What is Obsessive-Compulsive Disorder?

Obsessive-compulsive disorder (OCD) is a type of anxiety disorders. OCD is characterized by obsessions (compulsive thoughts) as well as physical compulsions or urges to do certain things. Particular obsessions are often accompanied by fear or anxiety. The World Health Organization lists OCD in the top ten most disabling illnesses, in terms of productivity loss and impact on quality of life. It is found to be a disorder more common in women than men, however, it can an equal impact in both women and men.

OCD may present itself in different ways but the most common feature is an obsession to perform certain actions or rituals. The OCD patient carries out these acts (compulsions) in response to obsessive thoughts. For others, these acts seem unnecessary, but for the affected person these actions are vital and must be performed in a certain order to avoid alleged adverse effects. This may be a compulsion to check whether a door is locked, for example.

Most OCD patients are well aware that their behavior is not rational, however compulsions will often continue in an affected individual to prevent certain anxieties or tensions (although, it should be noted this is not common in children.) Performing the compulsion is done with the aim to ignore, neutralize or stop the obsessive thought. This can have a serious negative impact, causing marked stress on relationships and the sufferer's ability to manage daily activities, work or study.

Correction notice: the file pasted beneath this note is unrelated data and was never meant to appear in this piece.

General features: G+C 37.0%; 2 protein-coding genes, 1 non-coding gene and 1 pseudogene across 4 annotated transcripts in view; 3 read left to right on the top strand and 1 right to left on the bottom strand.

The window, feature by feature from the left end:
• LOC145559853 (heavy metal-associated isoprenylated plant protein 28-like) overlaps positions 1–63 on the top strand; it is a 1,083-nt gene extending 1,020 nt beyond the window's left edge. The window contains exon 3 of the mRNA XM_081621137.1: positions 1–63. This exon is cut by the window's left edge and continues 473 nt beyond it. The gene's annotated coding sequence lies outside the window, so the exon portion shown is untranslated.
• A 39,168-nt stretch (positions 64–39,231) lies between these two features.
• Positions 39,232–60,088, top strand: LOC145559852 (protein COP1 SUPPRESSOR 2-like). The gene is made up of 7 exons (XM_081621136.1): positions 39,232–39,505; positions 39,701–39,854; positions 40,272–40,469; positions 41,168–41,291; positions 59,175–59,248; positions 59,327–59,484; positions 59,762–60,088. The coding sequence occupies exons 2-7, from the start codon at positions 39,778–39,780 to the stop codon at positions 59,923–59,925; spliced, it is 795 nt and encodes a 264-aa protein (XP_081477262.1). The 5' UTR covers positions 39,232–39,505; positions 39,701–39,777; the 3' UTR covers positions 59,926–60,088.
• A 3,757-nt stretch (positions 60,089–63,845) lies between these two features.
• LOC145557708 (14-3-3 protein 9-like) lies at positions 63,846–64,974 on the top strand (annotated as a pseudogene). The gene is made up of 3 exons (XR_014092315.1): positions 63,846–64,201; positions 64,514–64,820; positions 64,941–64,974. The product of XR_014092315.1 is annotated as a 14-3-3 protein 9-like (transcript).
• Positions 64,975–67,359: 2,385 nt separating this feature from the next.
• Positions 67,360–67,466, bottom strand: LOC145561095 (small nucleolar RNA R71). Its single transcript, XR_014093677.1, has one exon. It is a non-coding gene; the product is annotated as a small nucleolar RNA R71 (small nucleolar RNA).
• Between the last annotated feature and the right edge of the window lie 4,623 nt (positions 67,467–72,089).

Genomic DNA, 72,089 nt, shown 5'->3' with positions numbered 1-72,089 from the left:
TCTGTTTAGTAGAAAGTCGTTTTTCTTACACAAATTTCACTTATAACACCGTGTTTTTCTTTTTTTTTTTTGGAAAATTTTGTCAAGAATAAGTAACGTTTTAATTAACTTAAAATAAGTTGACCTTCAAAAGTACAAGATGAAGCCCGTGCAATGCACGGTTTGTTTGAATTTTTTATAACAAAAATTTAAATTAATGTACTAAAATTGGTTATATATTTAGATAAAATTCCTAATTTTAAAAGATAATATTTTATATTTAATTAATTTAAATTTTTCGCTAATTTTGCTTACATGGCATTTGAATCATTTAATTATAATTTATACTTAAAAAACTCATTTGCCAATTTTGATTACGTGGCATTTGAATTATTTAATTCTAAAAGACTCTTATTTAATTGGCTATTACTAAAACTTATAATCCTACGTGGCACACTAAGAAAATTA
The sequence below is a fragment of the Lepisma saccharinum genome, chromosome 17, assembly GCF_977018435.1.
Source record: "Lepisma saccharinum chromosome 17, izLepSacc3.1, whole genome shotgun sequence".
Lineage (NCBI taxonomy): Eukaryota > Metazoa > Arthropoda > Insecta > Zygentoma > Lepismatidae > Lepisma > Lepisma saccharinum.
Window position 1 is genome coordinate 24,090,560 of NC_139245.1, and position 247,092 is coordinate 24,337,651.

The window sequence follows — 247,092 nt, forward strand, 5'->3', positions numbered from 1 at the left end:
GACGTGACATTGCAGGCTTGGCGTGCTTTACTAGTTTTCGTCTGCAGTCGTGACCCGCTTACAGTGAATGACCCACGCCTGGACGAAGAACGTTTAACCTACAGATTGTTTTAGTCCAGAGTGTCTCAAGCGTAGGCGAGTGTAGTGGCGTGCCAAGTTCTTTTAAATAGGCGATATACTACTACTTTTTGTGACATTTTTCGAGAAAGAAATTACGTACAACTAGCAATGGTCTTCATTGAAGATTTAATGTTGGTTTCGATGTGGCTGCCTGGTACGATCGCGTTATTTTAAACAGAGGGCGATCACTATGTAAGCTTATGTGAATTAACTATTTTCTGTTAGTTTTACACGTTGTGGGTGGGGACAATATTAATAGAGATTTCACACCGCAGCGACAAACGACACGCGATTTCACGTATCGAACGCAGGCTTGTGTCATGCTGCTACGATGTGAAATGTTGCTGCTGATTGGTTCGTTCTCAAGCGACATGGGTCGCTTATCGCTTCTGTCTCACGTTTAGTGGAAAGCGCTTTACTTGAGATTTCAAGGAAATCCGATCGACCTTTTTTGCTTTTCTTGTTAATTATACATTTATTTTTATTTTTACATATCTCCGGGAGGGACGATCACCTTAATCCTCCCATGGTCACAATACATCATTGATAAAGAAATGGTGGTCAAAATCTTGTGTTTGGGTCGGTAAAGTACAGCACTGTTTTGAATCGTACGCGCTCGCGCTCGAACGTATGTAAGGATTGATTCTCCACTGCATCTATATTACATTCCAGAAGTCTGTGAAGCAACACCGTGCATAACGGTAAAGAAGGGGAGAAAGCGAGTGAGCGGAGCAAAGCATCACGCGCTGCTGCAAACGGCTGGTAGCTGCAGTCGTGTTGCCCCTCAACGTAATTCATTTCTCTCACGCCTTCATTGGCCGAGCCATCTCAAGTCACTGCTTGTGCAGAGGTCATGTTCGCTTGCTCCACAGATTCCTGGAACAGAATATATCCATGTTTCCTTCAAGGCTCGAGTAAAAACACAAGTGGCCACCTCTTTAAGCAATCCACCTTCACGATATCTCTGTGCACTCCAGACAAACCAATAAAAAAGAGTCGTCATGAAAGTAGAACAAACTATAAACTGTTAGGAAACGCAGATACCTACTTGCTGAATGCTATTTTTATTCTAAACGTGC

Key indicators of OCD

  • Recurrent and persistent thoughts, impulses, or images that are experienced as forced or irrational and cause anxiety or stress
  • The thoughts, impulses, or images are more than an exaggerated concern
  • The person tries to ignore the thoughts, impulses, or images, or to suppress or neutralize with some other thought or action.
  • The person is aware that the obsessive thoughts and impulses are a product of his or her own mind (not imposed by thought insertion).

Criteria for compulsions

  • Repeated behaviors (e.g. hand washing, ordering, checking) or mental acts (e.g. praying, counting, repeating words) performed by the person in response to an obsession or performed according to certain rules.

  • The behavior or mental acts are aimed at preventing or reducing stress, or out of fear a negative event will occur if they do not follow through with the compulsion. These behaviors or mental acts, however, are not related to real life circumstances which should be reduced or prevented, or are clearly excessive.

Treating OCD with rTMS

In 2006, neuroCare (formerly Brainclinics) was the first to apply rTMS as a treatment for depression in a clinical setting in Europe. The research on rTMS application in psychiatry has shown a steady growth since that time. Based on recent developments an exploratory study into the effects of rTMS in treatment-resistant obsessive-compulsive disorder (OCD) has been conducted with encouraging results for the treatment of OCD.

Several options for the treatment of OCD currently exist, including medication or psychological interventions. However, a significant proportion of patients do not effectively respond to these conventional treatments. Scientific studies have demonstrated that repetitive Transcranial Magnetic Stimulation (rTMS) or magnetic brain stimulation in the treatment of OCD may have beneficial effects. rTMS is now being applied in patients with (treatment-resistant) OCD.

The following video provides an overview of the rTMS treatment procedure offered by neuroCare.